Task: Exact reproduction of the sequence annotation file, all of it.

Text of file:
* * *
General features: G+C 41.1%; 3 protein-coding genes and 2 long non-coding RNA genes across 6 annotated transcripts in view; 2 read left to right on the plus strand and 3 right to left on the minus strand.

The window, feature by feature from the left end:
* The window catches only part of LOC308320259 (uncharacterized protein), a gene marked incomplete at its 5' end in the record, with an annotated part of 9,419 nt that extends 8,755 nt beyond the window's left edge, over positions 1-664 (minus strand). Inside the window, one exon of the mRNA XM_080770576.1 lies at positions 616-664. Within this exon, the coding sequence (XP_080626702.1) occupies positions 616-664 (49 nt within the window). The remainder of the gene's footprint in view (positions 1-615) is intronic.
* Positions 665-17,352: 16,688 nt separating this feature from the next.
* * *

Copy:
General features: G+C 41.1%; 3 protein-coding genes and 2 long non-coding RNA genes across 6 annotated transcripts in view; 2 read left to right on the plus strand and 3 right to left on the minus strand.

The window, feature by feature from the left end:
* The window catches only part of LOC308320259 (uncharacterized protein), a gene marked incomplete at its 5' end in the record, with an annotated part of 9,419 nt that extends 8,755 nt beyond the window's left edge, over positions 1-664 (minus strand). Inside the window, one exon of the mRNA XM_080770576.1 lies at positions 616-664. Within this exon, the coding sequence (XP_080626702.1) occupies positions 616-664 (49 nt within the window). The remainder of the gene's footprint in view (positions 1-615) is intronic.
* Positions 665-17,352: 16,688 nt separating this feature from the next.